The vehicles, on the other hand, are a different matter. While they again come in the many shapes and sizes that you've seen in the film, I found them nothing but frustrating and awkward. Several side quests in the game involve in racing and nearly all of them provide a vehicle of some sort to compete with, but it is nearly always faster and easier to run the course on foot. Vehicles get caught on nearly every step in the game which is annoying when every slope is made of tiny steps, and they aren’t even any faster than running anyway. I honestly can’t think why the vehicles have no speed behind them but it makes using them to explore exhausting, even if you are having fun.

And it would be great if they were a little quicker and easier to use as well. The maps in Lego Movie 2 Game are much bigger and more open than previous games as well. For the first time in the series, the game really has an open world feel, even though other LEGO games have attempted it before. Each location is so filled with character and characters that it gives you much more satisfaction for roaming around. Not much has changed into the core gameplay from previous games though, even the side quests are simply platforming sections or fighting arenas, but they’re nice and uncomplicated.

Finally, the Lego Movie 2 Game has taken a bit of inspiration from Lego Worlds. Lego Worlds was perhaps the most Lego game ever, which allowed players to build their own Lego wonders one brick at a time. Lego Movie isn’t quite so precise, but it does give you a fairly large space to build your own town. This is where the structure relics come into play, as they give you blueprints for different buildings you can add to your metropolis. You can’t build anything yourself, but the variety of buildings you can find, plus where you place them means that every town will have its own unique look by the end. This whole section is also completely avoidable if you aren’t interested in plastic city planning.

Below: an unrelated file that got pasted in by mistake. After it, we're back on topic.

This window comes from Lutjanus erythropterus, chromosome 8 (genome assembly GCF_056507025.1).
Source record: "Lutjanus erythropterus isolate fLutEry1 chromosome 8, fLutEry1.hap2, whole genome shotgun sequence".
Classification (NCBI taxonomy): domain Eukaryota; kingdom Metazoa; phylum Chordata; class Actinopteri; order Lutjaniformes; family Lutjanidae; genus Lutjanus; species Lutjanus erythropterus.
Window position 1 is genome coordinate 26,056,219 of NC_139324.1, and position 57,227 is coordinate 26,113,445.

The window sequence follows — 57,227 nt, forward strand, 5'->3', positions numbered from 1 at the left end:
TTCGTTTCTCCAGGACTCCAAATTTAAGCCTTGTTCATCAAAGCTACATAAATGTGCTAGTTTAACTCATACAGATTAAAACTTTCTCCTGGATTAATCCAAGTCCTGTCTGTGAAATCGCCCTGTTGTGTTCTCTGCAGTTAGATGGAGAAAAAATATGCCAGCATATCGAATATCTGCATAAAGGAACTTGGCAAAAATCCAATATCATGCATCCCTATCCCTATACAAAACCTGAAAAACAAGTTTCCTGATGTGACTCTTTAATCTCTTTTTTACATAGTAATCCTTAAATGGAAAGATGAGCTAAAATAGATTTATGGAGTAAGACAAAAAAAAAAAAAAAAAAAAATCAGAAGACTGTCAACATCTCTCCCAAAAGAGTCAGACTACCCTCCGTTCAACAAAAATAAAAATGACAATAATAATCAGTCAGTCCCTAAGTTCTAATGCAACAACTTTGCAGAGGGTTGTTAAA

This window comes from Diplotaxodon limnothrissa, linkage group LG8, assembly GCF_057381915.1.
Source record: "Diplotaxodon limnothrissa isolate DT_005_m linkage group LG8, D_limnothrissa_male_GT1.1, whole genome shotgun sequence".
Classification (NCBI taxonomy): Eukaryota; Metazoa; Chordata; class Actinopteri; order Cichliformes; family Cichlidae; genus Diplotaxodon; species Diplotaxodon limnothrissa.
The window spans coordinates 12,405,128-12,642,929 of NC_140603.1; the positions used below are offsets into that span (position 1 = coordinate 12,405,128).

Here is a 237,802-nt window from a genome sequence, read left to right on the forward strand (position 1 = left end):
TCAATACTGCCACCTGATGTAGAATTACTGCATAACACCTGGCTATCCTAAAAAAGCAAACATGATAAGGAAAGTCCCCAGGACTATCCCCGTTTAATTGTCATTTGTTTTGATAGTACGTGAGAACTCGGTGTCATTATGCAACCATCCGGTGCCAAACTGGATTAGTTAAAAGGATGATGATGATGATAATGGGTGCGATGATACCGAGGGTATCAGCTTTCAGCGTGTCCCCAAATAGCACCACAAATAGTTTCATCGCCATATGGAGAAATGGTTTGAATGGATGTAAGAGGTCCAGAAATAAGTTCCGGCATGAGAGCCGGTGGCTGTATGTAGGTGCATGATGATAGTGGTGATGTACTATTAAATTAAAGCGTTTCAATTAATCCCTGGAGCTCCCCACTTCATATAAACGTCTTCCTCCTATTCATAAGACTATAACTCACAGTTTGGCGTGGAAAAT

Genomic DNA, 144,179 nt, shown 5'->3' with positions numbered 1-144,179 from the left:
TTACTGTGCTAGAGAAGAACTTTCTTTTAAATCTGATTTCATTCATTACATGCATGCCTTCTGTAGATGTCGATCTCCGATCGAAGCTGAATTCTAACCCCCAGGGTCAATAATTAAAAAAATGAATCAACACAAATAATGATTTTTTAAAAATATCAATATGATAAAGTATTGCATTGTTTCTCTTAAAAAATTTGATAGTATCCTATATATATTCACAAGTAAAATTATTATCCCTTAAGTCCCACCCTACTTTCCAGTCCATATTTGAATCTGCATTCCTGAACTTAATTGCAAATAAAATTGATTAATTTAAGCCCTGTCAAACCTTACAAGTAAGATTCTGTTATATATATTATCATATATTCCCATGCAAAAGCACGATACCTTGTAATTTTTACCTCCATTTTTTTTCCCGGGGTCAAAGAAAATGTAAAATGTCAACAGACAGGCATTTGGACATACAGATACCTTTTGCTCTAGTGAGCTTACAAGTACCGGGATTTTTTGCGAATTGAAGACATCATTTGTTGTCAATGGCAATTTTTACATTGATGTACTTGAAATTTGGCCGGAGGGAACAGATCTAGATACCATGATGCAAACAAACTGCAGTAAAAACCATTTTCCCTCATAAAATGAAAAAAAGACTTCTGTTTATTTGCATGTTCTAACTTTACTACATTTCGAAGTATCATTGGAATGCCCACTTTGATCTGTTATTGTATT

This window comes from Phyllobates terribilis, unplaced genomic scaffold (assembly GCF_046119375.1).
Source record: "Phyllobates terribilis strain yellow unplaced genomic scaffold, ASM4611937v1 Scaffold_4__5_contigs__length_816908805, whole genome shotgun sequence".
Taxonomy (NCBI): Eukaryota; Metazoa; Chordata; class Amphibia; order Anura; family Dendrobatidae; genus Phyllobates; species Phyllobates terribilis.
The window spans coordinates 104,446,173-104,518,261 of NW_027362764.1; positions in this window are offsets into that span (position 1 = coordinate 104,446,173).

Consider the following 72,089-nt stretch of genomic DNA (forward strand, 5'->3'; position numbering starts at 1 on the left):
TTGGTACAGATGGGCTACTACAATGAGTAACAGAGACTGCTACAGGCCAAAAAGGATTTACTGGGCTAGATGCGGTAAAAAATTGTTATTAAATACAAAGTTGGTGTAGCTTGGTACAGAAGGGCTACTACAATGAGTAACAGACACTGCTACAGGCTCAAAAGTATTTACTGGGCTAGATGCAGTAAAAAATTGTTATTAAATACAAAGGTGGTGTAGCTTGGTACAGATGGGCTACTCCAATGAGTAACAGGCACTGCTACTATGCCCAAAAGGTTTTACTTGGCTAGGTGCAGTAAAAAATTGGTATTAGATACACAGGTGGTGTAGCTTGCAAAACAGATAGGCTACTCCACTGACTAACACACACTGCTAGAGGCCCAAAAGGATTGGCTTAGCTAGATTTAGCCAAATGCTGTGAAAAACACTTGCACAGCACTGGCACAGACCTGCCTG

Lego Movie 2 changes the fundamental DNA of the Lego game. It introduces some new things that fit so well with the established formula that you’ll forget they were only just added. The inclusion of the Duplo also increases the scale of the game, with huge bosses and enemies to fight and even more bizarre locations to explore then usual. None of these changes hurt the standard of Lego, in fact, hopefully they prove that these games can deviate a little more than they used to.

Reviewed on PlayStation 4 (code provided by the publisher). 

Wccftech Rating
The LEGO Movie 2 Videogame
The LEGO Movie 2 Videogame

Like the film it's based on, The LEGO Movie 2 Videogame changes things up from the usual formula without harming the overall product at the end.

  • Great characters
  • Great locations
  • Some differences to keep things fresh
  • Vehicles are just annoying
  • Loading times drag a bit